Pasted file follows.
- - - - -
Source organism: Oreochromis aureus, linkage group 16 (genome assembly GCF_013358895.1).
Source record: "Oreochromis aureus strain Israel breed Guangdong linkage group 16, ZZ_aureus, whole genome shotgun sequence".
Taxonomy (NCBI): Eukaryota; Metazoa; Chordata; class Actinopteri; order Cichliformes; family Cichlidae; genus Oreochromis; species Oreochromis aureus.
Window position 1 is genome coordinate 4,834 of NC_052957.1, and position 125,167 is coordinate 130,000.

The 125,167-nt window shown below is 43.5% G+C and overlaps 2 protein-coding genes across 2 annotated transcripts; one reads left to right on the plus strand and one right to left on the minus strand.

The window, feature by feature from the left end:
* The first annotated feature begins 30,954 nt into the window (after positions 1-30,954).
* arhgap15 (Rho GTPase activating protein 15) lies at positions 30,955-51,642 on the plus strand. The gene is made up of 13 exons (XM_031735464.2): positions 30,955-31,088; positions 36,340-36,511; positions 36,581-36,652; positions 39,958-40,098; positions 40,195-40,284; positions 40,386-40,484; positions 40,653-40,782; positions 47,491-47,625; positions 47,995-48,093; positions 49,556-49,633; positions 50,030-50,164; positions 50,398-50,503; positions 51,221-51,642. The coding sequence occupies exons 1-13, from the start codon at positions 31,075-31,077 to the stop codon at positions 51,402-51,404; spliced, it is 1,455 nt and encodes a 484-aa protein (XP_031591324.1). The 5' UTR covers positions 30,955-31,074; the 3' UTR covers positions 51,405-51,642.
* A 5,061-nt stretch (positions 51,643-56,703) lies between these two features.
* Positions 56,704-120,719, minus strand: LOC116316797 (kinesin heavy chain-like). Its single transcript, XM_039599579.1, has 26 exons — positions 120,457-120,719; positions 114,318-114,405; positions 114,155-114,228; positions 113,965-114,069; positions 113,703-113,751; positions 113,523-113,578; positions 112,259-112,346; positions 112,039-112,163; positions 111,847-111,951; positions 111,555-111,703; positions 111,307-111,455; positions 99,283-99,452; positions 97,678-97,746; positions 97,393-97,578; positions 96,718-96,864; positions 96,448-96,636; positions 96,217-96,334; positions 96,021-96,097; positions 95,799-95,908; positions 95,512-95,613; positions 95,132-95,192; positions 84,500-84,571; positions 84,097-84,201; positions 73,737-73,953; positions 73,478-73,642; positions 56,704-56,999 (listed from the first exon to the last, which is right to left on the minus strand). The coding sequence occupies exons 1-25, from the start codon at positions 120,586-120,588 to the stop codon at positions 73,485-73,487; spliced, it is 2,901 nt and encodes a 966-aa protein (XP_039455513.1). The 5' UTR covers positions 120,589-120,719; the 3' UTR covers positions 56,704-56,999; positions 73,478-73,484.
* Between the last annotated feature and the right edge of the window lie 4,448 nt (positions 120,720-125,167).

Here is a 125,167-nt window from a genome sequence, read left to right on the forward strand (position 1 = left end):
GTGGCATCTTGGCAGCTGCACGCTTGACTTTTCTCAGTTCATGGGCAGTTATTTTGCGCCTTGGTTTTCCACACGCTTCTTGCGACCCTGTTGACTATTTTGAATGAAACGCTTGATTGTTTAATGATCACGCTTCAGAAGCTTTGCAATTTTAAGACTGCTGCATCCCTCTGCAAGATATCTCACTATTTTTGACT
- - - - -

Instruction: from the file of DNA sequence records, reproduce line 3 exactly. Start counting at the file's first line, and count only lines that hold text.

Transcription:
Taxonomy (NCBI): Eukaryota; Metazoa; Chordata; class Actinopteri; order Cichliformes; family Cichlidae; genus Oreochromis; species Oreochromis aureus.